A boom echoes through the Iraqi city of Ar Ramadi, bringing the men of Bravo Company out of their bunks. “Mortars!” yells one soldier, and the members of Third Squad, First Platoon – they call themselves the Ghost Squad – ride out into the night, looking for the attack’s source. Another blast rattles the city. “It hit the bridge,” reports Sp/4 Patrick McDonald, always as calm as Canada, where he was born. “A big shower of sparks.”
The radio crackles: sentries at a Bravo Company lookout post have spotted the attackers in the darkness on the opposite bank of the Euphrates. The squad’s two Humvees stop at a sheltered spot by the river, near the observation post. Everyone scans the far shore, some 400 yards distant, using night-vision goggles. “There they are,” says one of the men. “I count seven.”
The enemy shoots first. The muzzle flashes of their AK-47s, invisible to the naked eye, show as flaring eruptions of light in the goggles’ green view. The squad replies with M-16s and 50-caliber machine guns. Someone curses and shouts: “RPG!” The attackers have sent a rocket-propelled grenade whooshing over the Americans’ heads. McDonald fires back with an AT-4 antitank weapon, a rocket designed to spray shrapnel over a “kill radius” of 35 yards on impact. More gunfire, another AT-4. The smell of cordite mixes with the dank breeze from the river. After 15 minutes of fighting, the sentry post calls to say the attackers have fled. The squad is pumped. They won, and none of them is hurt. There’s no telling how many casualties the enemy took, but that’s expected. Sp/4 Robenson Jean, 23, fondles “Lucy,” his M240 machine gun. “Ghost Squad took care of it, man!” he crows. “You gotta love it – especially being a citizen soldier!”
Don’t call him a weekend warrior. Jean and his squad mates belong to the Florida National Guard – First Battalion, 124th Infantry Regiment, the 1-124th, for short. Their Iraqi “weekend” has lasted five months, and Monday keeps getting postponed. The 1-124th was originally scheduled to go home in July. Then October. Then December. The latest order says it’s March 11, 2004, nearly 15 months after the unit was called up in January of this year. “The National Guard has a harder time than the regular Army in this kind of deployment,” says the First Platoon’s leader, Sgt. 1/c William Sanchez, 33, a 14-year veteran of the regular Army. “A lot of guys have left their families at moment’s notice, their wives pregnant, newborn babies, new jobs, new houses.” Birthdays and graduations have come and gone; marriages have fallen apart. McDonald’s computer consulting firm has gone bankrupt in his absence. In August, Sanchez missed his own son’s birth.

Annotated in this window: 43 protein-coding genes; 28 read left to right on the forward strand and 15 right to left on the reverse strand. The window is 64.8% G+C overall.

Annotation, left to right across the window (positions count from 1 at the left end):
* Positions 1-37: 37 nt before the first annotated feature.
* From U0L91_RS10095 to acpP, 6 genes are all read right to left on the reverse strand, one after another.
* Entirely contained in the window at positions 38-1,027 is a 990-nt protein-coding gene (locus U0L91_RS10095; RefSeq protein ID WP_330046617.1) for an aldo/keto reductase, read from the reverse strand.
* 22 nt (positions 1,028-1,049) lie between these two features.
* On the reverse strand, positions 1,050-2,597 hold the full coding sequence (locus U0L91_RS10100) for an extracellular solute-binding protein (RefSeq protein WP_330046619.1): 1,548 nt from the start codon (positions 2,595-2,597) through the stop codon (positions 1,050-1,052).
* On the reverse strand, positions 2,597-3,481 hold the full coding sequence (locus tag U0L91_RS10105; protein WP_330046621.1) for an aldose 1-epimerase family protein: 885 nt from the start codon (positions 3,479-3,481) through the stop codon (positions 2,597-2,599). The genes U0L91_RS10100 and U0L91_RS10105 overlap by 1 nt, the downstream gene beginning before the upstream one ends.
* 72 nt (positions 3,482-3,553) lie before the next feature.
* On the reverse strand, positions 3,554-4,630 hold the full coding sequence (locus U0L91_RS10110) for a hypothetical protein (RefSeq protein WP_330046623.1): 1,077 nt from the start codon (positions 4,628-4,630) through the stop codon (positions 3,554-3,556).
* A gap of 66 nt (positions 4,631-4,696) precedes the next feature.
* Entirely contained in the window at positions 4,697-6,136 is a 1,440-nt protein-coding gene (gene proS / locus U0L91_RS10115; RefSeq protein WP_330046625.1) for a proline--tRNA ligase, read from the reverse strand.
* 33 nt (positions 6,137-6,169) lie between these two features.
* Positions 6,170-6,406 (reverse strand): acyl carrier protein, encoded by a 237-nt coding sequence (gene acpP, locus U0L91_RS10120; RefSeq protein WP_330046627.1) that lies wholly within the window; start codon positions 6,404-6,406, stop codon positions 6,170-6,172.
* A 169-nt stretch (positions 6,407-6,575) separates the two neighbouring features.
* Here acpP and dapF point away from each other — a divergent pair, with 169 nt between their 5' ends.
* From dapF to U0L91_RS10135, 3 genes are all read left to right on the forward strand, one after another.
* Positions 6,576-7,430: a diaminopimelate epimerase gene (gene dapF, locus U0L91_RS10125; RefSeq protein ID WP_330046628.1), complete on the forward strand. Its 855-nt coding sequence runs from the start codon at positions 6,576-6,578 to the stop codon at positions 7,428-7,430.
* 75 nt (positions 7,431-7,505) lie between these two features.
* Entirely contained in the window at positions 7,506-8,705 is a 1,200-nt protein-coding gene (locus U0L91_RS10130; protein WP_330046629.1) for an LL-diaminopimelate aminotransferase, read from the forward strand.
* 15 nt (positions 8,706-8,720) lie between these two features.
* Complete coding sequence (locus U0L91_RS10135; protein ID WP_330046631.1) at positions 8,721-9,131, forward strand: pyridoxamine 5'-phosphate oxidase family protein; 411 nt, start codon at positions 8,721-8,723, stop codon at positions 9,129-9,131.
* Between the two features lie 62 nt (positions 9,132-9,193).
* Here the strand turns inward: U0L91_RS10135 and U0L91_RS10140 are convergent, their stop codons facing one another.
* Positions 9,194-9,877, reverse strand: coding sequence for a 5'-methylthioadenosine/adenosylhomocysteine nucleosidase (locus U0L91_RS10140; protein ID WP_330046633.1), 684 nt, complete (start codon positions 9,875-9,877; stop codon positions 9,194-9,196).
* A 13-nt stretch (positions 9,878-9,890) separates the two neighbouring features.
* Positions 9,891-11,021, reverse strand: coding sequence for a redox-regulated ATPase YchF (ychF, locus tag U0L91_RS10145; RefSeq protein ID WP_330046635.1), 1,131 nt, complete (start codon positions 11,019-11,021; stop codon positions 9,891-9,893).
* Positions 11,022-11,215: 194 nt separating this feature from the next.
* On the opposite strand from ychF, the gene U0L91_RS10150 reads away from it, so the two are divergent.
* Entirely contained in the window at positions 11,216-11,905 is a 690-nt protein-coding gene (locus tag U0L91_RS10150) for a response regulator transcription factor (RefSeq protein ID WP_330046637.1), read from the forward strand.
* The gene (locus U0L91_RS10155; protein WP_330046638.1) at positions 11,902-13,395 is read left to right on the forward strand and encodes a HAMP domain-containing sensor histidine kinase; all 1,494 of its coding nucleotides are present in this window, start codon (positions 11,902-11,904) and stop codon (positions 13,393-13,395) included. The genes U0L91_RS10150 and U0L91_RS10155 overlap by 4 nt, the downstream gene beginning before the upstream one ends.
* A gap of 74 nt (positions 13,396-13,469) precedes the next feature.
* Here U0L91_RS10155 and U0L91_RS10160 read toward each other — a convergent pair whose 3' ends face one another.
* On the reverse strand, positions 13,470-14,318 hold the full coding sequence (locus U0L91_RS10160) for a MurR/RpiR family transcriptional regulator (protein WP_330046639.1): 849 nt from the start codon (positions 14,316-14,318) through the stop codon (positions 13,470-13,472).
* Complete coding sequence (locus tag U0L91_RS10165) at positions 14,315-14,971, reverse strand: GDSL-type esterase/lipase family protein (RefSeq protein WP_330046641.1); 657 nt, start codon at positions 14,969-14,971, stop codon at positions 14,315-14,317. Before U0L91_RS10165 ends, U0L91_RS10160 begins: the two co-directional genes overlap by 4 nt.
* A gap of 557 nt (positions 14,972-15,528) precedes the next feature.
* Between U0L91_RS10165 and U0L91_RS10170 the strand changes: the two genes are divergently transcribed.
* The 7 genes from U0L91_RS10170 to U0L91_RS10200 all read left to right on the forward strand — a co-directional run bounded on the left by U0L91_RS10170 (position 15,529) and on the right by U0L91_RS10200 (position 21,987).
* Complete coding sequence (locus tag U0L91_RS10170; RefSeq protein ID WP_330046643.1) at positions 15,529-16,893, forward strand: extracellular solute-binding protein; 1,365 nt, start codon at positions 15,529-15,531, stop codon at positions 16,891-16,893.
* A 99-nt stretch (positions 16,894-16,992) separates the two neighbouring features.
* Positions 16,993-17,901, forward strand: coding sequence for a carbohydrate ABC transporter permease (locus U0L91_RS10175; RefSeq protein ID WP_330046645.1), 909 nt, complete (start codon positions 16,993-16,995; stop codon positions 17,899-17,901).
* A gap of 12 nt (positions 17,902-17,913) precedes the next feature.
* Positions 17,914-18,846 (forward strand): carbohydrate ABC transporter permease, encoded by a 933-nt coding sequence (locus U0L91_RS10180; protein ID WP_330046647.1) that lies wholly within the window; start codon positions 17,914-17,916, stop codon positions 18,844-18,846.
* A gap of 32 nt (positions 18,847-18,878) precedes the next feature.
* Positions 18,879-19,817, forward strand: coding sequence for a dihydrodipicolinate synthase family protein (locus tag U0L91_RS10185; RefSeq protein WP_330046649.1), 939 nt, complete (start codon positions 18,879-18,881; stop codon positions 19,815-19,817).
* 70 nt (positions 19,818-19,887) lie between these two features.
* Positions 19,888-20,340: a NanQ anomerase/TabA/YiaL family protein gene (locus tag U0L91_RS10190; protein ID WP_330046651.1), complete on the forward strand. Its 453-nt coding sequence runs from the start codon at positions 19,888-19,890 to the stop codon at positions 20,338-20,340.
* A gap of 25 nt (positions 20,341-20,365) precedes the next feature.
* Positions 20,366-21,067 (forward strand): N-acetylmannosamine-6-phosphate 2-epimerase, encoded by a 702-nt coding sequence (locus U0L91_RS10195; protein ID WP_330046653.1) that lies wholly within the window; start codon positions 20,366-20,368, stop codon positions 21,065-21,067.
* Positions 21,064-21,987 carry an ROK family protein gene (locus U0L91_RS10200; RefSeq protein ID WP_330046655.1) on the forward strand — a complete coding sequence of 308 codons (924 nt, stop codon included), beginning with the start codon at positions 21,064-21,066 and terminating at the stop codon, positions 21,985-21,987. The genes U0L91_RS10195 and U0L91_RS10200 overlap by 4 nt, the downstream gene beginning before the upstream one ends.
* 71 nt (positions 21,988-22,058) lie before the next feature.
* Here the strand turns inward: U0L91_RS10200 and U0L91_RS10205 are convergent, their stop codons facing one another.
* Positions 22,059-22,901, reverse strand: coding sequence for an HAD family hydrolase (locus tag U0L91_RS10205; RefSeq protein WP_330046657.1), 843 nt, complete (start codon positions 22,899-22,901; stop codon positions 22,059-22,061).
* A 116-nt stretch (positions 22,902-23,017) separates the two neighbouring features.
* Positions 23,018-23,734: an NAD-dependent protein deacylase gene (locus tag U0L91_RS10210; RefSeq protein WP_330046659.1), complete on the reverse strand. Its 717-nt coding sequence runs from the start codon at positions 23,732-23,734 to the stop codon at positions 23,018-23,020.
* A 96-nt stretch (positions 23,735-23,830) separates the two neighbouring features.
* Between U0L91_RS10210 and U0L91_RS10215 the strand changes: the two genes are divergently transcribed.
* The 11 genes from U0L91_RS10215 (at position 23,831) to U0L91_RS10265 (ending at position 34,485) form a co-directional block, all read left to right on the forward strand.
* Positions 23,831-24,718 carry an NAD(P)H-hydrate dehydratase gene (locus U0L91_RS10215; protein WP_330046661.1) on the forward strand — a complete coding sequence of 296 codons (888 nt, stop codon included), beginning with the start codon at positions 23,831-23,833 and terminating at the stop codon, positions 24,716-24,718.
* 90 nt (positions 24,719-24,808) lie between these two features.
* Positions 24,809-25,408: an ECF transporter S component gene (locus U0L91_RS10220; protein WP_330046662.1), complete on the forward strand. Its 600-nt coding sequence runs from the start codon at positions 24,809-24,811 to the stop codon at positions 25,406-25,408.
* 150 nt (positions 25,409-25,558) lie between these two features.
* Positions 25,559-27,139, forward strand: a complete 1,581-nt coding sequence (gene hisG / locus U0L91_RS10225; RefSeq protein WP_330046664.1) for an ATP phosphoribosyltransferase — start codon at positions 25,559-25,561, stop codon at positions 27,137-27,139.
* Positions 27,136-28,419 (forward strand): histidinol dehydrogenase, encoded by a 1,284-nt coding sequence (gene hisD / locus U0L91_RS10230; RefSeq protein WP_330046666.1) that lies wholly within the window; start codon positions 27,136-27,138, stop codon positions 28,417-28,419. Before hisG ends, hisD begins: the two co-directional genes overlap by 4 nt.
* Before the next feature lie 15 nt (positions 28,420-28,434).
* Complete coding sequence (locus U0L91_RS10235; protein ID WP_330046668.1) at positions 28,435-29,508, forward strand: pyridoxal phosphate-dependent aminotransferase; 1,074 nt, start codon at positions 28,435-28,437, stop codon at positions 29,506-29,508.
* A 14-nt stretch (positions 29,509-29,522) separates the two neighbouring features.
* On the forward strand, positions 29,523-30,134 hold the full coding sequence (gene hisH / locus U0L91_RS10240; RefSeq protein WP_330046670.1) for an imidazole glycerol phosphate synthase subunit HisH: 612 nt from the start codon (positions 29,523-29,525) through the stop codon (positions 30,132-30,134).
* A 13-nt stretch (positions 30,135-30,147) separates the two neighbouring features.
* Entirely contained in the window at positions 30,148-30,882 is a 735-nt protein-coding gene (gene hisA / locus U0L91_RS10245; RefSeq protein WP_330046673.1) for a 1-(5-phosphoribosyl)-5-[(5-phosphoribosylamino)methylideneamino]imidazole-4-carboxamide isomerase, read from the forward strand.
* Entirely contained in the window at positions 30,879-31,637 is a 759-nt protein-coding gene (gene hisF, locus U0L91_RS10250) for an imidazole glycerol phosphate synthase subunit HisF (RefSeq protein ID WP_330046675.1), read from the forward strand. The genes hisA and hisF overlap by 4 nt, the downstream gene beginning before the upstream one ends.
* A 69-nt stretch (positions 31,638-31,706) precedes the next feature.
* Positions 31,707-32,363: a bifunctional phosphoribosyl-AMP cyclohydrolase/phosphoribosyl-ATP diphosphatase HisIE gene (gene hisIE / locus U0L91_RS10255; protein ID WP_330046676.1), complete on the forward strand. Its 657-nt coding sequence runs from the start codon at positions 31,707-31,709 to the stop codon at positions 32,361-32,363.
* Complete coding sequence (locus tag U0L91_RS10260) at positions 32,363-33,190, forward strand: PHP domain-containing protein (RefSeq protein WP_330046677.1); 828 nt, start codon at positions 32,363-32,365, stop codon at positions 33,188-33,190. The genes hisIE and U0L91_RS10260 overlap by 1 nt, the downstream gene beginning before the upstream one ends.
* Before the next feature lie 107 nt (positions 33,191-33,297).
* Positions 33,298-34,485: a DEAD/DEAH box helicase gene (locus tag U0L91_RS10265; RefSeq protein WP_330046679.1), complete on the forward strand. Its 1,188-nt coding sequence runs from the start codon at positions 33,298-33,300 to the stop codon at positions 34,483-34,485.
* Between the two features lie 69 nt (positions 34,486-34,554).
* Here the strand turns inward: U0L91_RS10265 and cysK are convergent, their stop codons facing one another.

The National Guard is carrying an unprecedented share of America’s military burden. Almost without notice, its responsibilities have shifted from handling occasional stateside emergencies like floods and hurricanes to serving lengthy tours on the world’s battlefields. The Pentagon says it has some 28,000 Reservists and Guard members in Iraq, and their work is far from over. They came from civilian jobs like police work and construction contracting – skills that are particularly needed for the reconstruction. But even when one of their successes gets mentioned in the press, Guard members complain, the credit goes to the regular military. Jean, Sanchez and McDonald are based in the bloodiest part of postwar Iraq: the Sunni Triangle. Of the First Battalion’s 510 members, 41 have qualified for Purple Hearts. Even so, it took months of struggling against the bureaucracy for Guard members to receive hazardous-duty pay, hostile-fire benefits and tax exemptions for serving in a combat zone. They can’t help resenting such treatment. “Out of 130,000 U.S. regular troops in this country, we do all the dirty work,” says Jean.